Up another mpg, after a big downturn

Discussion in 'Start Your Journey Here' started by ssatrams01, Dec 1, 2007.

  1. ssatrams01

    ssatrams01 Member

    I started this about two weeks ago and have tried different things. The first week I was up 25% on the mileage of my Tundra at 19.9, and was very encouraged to continue. The next week, I added turning the truck off at long (minute or longer) stop lights, and the mileage went way down; to only 1 mpg above where I was before I started. Apparently my truck is not set up for that kind of fuel saving technique. I was stunned, but determined to get it right. So this time around, I stayed running at the lights, and got the timing down on them a little better as well. Some are just annoying, there is NO way to go slow enough (without getting rear ended for going 5 mph) to not have to sit at certain lights, that's just the way it is. And I also worked on when to shift at what speeds. Anyways, after fueling up tonight I am a tenth below 21 mpg, at 20.9. Which is very cool because before I started I was always at 16 to 16.5. This is all city driving in heavy traffic. If anyone knows the Tampa Bay area, they know what I am talking about. I gotta admit, it has taken a little getting used to to be in sixth gear at 35 mph. What I've figured so far is
    1st gear to 5, 2nd to 10, 3rd to 20, 4th to 28, 5th to 35, and then 6th the rest of the way.
    It's working out so far. Now to get up the energy to get the topper off and see what gains I've got that way. I have heard that taking the tailgate off is more of a drag on the aero than a help, something about the air in the box helping as opposed to the slam behind the cab when it is missing. Ah well, we'll see......
  2. Right Lane Cruiser

    Right Lane Cruiser Penguin of Notagascar

    Excellent progress -- thanks for the update!

    Those shift points look eerily familiar... ;) I don't have a 6th gear but that's about what I usually use for my Elantra. The engine has enough torque to pull the car along in 5th at 20mph with no throttle, but the number isn't very high (by my standards anyway) so I only use that if reasonable at the beginning of a warm-up run...

    If you take the topper off you may want to do a partial bed cover. Ken (Slowhands) found some good info that shows the ideal turbulence set up is when you have roughly the last 1/3 of your bed covered, tailgate up.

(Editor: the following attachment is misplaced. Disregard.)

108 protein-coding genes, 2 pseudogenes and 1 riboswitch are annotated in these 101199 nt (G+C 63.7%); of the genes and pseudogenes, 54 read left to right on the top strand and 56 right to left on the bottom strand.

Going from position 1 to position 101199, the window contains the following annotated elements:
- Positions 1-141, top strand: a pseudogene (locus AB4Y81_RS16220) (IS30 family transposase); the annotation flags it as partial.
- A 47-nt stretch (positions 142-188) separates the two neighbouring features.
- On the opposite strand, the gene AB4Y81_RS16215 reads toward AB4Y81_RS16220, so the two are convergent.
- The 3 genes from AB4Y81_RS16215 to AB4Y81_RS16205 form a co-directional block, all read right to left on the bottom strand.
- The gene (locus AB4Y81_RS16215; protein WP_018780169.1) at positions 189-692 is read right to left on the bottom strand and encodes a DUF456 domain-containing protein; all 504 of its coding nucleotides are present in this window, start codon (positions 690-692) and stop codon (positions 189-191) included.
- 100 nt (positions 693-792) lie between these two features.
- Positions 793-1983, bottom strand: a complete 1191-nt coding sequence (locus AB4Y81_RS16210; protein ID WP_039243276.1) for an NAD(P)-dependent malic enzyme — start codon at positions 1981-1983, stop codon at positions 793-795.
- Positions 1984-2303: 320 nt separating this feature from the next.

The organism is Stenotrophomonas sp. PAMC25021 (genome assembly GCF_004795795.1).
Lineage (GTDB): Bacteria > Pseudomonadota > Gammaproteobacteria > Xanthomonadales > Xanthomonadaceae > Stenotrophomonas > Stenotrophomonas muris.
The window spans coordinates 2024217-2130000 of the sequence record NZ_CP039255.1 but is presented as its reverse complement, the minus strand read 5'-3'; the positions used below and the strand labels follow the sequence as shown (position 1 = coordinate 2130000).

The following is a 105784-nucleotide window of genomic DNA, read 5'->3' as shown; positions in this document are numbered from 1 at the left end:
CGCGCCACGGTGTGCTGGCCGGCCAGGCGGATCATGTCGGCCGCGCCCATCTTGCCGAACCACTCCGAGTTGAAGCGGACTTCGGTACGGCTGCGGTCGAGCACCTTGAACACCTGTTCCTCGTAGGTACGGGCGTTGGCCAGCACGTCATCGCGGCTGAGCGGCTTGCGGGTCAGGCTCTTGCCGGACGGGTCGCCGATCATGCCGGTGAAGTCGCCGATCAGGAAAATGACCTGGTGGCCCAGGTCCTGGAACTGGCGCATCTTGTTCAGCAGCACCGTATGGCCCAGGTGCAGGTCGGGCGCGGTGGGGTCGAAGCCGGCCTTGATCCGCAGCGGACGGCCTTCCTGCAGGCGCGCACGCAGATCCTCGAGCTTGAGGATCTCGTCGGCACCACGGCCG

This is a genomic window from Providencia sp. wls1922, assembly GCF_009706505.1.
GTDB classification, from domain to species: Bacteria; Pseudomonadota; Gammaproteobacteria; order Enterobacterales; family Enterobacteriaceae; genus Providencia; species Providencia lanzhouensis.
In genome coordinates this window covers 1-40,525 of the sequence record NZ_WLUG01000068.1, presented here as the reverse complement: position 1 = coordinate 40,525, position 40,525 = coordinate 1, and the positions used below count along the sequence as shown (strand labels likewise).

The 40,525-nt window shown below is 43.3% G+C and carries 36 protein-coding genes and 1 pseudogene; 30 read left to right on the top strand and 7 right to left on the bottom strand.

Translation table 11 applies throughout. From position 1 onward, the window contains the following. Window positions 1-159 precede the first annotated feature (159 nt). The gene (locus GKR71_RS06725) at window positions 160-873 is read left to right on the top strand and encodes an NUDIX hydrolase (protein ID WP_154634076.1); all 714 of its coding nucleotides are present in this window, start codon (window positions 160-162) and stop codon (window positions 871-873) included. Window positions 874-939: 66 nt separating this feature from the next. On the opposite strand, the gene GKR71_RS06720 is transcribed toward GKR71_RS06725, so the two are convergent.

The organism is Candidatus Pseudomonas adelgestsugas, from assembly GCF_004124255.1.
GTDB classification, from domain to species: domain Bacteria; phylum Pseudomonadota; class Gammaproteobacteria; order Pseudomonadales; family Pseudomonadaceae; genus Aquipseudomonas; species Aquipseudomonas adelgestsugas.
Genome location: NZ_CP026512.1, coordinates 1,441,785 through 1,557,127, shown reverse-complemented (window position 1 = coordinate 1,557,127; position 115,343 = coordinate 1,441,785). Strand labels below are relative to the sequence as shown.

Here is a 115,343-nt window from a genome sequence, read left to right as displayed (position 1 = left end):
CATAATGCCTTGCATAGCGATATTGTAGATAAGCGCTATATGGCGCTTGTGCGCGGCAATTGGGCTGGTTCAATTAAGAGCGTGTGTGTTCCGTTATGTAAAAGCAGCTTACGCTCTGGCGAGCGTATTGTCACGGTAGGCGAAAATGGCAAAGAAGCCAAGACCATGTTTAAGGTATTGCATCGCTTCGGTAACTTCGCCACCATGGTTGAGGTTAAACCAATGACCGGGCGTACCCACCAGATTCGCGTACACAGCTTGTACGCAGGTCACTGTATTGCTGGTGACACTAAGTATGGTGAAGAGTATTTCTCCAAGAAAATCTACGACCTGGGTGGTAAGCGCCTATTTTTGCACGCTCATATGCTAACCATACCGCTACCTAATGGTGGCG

How long were you leaving the engine off when you were stopping it? I'd also recommend looking into bump starting because that uses less gas and no starter to get going when compared to a key start... This would allow you to FAS and possibly pull your numbers up a bit more? Be sure to practice somewhere devoid of other traffic until you are EXTREMELY comfortable with the way your truck handles when you do things of this nature. Safety should always be first.

    Keep working at it and let us know how you're doing periodically!
  3. Blake

    Blake Well-Known Member

    do you not have a tailgate? There has been many tests done that show tailgate up is the best... so if you have it, put it back on. If you don't I guess it will have to do :)
  4. ssatrams01

    ssatrams01 Member

    -I would only turn it off at the really long lights, where I knew I had about two minutes before I had a chance to go,. Usually at a left turn lane, getting there too late to make it, a nessisary evil to get home from work.
  5. Blake

    Blake Well-Known Member

    Thats really strange that your mileage went down only turning it off at the really long lights. Unless your truck forces a rich condition automatically at startup regardless of coolant temp, you should experience a net savings in gas. When you feel more comfortable with it I'd suggest trying it again.

    What could be happening is that your coolant cools down enough at the stop to get you out of optimal efficiency temperature. Maybe try it again in the spring/summer when it warms up again :)

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